Abraham Shakespeare did not have much luck in finding a financial advisor.
The dead body of the Florida lottery winner was found in 2009 -- under a slab of concrete.
Moore, who served as Shakespeare’s advisor, is on trial for his murder this month.
Shakespeare did not do an extensive search to find his advisor. After winning a $17 million lottery jackpot, Moore connected with Shakespeare after asking a policeman to trace Shakespeare’s license plate tags.
I’m writing a new book called, “Life Lessons from the Lottery.” Lottery winners have the same problems average people do but the problems are magnified by the large amounts they receive.
People who get lousy financial advice normally don’t wind up dead. But they do wind up broke.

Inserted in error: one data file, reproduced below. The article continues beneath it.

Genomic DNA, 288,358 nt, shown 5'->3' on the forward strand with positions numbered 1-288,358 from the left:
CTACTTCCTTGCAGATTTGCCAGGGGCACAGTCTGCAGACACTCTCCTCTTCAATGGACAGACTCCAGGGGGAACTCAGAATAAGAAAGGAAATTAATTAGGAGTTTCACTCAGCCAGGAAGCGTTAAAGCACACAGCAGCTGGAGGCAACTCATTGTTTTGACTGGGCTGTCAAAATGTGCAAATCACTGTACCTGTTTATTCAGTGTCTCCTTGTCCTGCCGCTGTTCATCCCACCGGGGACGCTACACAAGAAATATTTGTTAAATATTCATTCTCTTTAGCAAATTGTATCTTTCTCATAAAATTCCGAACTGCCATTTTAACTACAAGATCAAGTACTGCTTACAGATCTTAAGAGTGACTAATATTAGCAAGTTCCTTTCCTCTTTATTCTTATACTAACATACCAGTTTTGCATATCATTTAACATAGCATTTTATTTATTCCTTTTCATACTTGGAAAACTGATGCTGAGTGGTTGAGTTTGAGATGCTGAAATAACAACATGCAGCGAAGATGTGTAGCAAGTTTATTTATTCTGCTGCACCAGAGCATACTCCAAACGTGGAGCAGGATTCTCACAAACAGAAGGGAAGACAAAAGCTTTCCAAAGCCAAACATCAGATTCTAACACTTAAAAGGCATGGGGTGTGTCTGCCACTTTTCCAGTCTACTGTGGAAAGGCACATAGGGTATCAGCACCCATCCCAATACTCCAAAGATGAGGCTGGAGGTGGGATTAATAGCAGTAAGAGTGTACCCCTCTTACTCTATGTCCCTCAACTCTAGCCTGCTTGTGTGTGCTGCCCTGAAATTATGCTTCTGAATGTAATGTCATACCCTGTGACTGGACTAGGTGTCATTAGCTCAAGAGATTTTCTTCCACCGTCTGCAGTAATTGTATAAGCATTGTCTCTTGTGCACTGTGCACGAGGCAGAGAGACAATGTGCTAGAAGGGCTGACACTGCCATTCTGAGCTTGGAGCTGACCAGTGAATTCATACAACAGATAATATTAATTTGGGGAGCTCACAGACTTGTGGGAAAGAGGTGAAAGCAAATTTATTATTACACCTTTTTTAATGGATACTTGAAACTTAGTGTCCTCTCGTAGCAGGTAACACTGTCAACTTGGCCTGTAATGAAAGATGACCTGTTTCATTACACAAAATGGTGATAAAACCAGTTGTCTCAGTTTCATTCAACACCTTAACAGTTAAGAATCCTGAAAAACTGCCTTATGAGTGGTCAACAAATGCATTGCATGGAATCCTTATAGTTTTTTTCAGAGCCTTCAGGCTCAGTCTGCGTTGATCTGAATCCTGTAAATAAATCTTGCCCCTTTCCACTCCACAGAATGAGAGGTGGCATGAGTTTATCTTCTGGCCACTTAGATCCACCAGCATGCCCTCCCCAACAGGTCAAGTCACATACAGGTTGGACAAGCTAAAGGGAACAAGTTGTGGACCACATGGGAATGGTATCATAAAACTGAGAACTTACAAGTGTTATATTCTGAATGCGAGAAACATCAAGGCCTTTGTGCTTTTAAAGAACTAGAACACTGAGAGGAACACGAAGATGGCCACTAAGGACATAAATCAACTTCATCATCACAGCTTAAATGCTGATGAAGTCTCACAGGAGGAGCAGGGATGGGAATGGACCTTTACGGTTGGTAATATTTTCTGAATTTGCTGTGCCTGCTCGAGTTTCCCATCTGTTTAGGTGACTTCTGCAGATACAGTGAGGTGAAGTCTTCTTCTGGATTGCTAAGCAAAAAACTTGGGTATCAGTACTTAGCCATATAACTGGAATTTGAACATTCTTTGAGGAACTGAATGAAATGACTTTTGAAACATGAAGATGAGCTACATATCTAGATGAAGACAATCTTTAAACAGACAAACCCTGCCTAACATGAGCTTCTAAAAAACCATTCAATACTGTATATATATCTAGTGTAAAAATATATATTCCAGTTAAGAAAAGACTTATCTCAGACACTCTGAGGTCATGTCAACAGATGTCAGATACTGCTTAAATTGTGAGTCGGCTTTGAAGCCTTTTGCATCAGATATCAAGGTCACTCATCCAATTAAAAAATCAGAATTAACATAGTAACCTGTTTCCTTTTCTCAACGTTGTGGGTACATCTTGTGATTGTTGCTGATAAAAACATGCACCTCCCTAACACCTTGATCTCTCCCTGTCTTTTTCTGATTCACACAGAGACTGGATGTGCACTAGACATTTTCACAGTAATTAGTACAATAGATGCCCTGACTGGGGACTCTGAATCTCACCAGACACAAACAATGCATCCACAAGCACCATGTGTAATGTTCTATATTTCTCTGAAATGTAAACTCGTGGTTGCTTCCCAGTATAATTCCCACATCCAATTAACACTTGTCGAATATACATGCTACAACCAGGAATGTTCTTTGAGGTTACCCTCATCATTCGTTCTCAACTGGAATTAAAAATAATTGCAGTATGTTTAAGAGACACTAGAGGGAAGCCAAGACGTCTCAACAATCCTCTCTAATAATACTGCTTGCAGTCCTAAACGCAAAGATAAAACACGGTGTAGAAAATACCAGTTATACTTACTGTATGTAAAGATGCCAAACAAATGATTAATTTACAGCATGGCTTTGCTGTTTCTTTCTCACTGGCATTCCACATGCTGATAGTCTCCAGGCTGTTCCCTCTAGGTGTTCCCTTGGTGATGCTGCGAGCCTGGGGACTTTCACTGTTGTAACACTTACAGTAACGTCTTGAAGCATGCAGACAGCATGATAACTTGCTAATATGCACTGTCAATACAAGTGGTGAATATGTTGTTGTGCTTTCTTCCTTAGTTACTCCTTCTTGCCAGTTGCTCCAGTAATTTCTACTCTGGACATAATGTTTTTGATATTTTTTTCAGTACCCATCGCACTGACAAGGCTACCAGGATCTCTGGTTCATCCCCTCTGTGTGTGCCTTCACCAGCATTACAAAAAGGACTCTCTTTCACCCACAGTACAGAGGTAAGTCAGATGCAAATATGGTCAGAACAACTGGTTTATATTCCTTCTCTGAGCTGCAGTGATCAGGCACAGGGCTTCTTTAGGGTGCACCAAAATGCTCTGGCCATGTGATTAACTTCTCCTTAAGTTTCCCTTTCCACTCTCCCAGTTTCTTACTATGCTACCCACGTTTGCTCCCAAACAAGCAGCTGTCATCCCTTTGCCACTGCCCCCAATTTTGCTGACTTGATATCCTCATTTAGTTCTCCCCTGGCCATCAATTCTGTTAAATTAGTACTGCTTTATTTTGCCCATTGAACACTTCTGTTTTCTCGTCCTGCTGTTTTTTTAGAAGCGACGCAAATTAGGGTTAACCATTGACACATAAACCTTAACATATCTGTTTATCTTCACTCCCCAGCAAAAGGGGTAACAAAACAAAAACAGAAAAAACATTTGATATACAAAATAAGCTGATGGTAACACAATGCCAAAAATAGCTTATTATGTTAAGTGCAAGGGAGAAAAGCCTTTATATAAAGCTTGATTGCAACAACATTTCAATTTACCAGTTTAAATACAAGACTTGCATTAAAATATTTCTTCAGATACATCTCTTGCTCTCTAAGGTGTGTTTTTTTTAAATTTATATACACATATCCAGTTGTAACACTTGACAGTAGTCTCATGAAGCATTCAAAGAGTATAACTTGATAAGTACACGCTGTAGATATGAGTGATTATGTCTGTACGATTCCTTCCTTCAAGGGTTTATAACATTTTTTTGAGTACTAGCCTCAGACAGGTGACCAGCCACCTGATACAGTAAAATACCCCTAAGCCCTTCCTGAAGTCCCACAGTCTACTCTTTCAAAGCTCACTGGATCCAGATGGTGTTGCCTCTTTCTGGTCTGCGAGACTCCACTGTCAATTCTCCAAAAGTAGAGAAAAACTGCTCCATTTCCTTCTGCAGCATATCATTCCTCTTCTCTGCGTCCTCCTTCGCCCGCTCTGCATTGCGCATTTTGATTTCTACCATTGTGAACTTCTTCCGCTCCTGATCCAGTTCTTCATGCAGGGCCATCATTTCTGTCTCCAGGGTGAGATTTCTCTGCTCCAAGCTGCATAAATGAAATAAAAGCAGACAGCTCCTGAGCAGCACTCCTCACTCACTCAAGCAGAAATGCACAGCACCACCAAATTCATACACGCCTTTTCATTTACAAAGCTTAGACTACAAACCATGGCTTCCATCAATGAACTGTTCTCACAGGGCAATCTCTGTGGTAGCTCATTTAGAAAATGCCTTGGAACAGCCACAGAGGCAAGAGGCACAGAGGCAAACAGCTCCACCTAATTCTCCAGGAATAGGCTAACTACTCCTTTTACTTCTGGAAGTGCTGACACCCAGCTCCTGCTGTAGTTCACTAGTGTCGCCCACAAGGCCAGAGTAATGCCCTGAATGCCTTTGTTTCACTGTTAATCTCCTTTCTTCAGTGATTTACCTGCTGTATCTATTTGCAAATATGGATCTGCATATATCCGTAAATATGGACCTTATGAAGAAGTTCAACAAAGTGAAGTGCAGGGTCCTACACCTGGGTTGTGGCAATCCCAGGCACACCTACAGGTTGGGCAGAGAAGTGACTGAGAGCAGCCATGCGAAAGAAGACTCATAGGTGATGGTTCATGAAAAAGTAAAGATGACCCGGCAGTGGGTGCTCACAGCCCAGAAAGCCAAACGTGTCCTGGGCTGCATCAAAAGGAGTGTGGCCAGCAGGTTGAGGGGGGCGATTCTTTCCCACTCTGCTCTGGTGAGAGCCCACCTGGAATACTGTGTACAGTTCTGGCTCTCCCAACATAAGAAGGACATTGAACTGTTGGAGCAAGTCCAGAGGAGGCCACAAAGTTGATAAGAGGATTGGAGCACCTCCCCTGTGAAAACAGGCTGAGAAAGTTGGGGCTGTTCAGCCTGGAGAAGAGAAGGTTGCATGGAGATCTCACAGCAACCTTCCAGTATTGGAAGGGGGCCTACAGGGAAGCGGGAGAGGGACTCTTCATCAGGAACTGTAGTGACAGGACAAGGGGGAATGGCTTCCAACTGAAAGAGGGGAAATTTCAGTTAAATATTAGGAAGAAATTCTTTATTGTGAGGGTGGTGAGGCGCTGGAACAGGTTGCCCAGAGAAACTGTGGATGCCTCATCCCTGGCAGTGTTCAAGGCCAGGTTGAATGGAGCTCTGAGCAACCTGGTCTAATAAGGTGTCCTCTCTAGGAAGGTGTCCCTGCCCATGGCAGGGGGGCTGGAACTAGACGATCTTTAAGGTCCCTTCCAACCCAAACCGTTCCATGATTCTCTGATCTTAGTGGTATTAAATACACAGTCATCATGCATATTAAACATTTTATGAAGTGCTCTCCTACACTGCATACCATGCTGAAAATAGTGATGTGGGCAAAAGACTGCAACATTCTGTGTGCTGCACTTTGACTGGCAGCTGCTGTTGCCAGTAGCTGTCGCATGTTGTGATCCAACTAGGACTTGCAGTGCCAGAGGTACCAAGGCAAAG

I have a simple rule for finding a financial advisor. Don’t be that person’s most important client.
If you get a $100 million, find an advisor who has worked with $150 million.
It gets complicated finding an advisor outside the financial field.
You can’t easily quantify whether a person is a good teacher, plumber or ballet instructor.
I spent most of the Christmas season in the hospital. I made a list of things to do when I got better and playing golf was one of them.
Self taught as a teenager, I went through long periods when I didn’t play golf at all and eight years ago, decided to give the game up completely.
Coming back at age 53, I was not golfing until I could play without embarrassing myself.
That is where Clay Hamrick came into my life.
I’ve been working with Anne Parton, who runs a personal assistant business called IAssist, with entrepreneurs as her primary client base. Anne has been a personal assistant to several high powered people and I had hired her to help me coordinate my last book tour.